Oh yes – she had such exaggerated claims that even me as a 12 year old I thought were far-fetched. I mean, where you really with Gough Whitlam the night he resigned? [laughs] Some things that we really thought were false ended up being true – not Gough Whitlam, but other things.

Was Toni Collette always in your mind to play Shaz?

When I wrote the script, I thought of the real Shaz. And when I read back scenes, it really seemed to be Toni’s role. I could really imagine her playing it. You know, she’s from Blacktown in Sydney’s western suburbs – she ‘s seen these tough broads who’ve lived tough lives that have made them stronger but a little bit nutty. And Toni gets that, and I knew she would be able to play Shaz without condescension. And I didn’t want it to become a parody of a bogan, and Toni would play it real.

So when did she say yes to you?

I held off sending her the script – she was always asking me about it but I said it was never quite finished – and finally when I thought I had it down, she said yes immediately. So bless her.

I think Toni really did a great job bringing that realness to life.

Absolutely. She captured the real essence of Shaz. Everything she’s doing is what I experienced. She was able to recreate a person she’s never met. And she could only know her through my impersonations – which are really bad! Toni doesn’t shy away from the dark side of any characters, she wants to go to all places. And if the character allows, she’ll not just do the funny, but the sad.

What was the environment like on set – the supporting cast was excellent! Anthony LaPaglia, Rebecca Gibney – and where did Liev Schreiber’s Australian accent come from?

He worked very hard on that. Liev is an actor first, and a movie star second. I didn’t think I was going to cast an American for that role. But he somehow got a hold of the script and his agent said Liev wanted to play Trev, the shark hunter. And I thought it was a prank! But it turned out he really did want it. And we had a few problems, one being no money, and the other that he was an American! But he said not to worry about the first thing, and that he reckoned he could do the Australian accent. And if someone likes Liev says he can do it, he probably can! I mean, he’s been listening to one for the best part of a decade [Naomi Watts]. So I rolled the dice. And you know how hard our accent is to do, it’s virtually impossible…

Well his was even more Australian than anyone else’s in “Mental” – it was so ocker and rough.

He really wanted to nail it! He knew if you were a shark hunter you didn’t go to university, you were on a boat, a fisherman. He wanted to sound like a tradie – like someone who’d fix your roof. And that’s what he did. Whenever he finished a scene he’d go right past me to the grip who pushes the camera, and ask if he got any words wrong.

Did you ever catch him out on the accent?

Well I’m terrible at accents because I’ve lived in the USA. So I’m glad he asked the crew! They always know when someone’s screwing up the accent. But they can be nervous to tell the director – but Liev wanted anyone to tell him if he was screwing up the accent, and that’s why he was so good. You know, a lot of people didn’t even know it was him! They’d come up to me and say “Who was Liev Schreiber in the movie?” – they just couldn’t tell. God knows who they thought he was.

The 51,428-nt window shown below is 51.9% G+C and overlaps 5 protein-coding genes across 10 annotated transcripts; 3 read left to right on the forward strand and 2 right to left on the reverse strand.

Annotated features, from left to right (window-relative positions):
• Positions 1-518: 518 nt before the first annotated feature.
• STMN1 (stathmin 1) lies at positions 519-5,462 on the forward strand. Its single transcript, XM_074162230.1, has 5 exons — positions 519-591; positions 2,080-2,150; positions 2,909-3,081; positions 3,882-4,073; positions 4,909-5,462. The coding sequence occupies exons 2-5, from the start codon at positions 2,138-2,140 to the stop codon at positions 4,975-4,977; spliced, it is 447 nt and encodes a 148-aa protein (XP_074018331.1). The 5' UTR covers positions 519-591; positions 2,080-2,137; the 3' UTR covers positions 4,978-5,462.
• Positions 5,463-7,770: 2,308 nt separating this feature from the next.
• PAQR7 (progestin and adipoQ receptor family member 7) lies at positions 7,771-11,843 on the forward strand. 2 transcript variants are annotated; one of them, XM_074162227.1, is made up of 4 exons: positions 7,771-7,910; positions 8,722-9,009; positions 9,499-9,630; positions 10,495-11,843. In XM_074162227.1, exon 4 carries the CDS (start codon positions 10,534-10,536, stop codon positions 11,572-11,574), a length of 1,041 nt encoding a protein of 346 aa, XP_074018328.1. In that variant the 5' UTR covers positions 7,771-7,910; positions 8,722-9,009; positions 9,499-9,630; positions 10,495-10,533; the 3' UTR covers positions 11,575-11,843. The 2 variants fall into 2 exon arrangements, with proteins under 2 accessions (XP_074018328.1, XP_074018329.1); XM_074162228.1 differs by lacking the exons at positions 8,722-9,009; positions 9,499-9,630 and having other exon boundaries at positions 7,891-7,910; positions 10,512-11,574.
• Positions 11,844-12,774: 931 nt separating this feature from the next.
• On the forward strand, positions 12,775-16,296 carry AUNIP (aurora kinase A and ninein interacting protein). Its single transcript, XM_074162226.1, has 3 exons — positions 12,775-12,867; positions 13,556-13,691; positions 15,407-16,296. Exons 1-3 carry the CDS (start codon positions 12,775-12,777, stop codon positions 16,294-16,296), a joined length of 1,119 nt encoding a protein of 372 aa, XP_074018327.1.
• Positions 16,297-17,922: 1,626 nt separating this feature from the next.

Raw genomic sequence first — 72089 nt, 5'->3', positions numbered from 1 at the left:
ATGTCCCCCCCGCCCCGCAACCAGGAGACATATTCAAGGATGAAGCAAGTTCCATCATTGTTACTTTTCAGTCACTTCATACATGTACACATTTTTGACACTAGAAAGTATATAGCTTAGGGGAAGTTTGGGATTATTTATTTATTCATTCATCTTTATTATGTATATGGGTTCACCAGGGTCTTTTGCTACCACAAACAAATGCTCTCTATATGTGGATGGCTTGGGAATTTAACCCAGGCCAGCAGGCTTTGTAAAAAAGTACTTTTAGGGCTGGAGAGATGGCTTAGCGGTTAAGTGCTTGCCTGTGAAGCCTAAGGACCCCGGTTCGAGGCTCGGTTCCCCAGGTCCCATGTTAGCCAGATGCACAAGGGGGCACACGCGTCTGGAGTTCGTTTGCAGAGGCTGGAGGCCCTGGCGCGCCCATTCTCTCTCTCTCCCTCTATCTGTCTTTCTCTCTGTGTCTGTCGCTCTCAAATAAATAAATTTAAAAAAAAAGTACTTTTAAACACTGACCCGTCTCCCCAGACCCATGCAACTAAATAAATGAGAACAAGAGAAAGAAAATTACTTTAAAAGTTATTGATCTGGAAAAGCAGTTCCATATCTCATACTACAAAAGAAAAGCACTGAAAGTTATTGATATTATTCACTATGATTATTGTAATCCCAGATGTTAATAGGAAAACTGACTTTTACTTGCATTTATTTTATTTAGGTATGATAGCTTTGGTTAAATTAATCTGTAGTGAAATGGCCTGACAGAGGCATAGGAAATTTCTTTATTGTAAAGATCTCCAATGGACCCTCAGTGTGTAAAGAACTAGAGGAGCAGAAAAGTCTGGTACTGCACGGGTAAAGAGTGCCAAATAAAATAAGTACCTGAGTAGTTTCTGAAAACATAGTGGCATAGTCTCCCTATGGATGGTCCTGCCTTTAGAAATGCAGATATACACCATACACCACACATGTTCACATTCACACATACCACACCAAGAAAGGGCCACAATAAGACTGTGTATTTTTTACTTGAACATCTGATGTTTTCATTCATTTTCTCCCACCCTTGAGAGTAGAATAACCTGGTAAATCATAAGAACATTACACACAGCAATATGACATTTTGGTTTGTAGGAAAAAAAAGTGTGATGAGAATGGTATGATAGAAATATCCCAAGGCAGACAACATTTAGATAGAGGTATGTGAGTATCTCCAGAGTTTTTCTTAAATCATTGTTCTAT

I loved Deborah Mailman as well – she really stole it for me.

Oh she’s just so great. She just sat me down and said – tell me about Sandra. And I said she was a bipolar, lesbian Aboriginal – who was madder than Shaz! So Deb said, “That’s all I need to know…” and ran with it. I mean, how do you play someone madder than Shaz?

Deb did it!

She certainly did.

What was it like with all the kids as well – 5 youngsters running around!

I tried to keep the environment as loose and fun as I could, because with the exception of one of the girls, it was their first time in front of a camera. And I wanted to capture what we were like as kids – ratbags, rambunctious kids who would drive you crazy – but we also wanted people to like them. So the audience had to feel like they knew them, and to do that I had to make sure they could be themselves. And I wanted kids who hadn’t had much experience. Because there are a lot of child actors who are 12 going on 40 – and really act their lines perfectly. And I didn’t want that. So I thought it would be mostly non-professionals, and I made sure we had a long rehearsal period, with people watching them and a camera running, so they got used to it all going on. So when the kids came onto the set the first day, they were unphased because they had had that rehearsal period.

And now what’s next for you?

I’ve got a lot of irons in the fire – as a director you kind of have to. I used to just have only one thing that I was obsessed with, but I’ve found that means it’s a very long wait between movies for me because I get very committed to a project. But now I’ve got 3 or 4 things going, all of which I like. What happens is if I name it, it won’t happen – so I’m learning to be very cautious and not tempt the Gods!

“Mental” comes out today, October 4.


Thanks to Universal Pictures, Moviehole has 10 double in-season passes up for grabs to see “Mental”. To win, email us your name, address and the answer to this question “Name a popular Australian rock band that have the word ‘Mental’ in their name? (Entries Close October 5)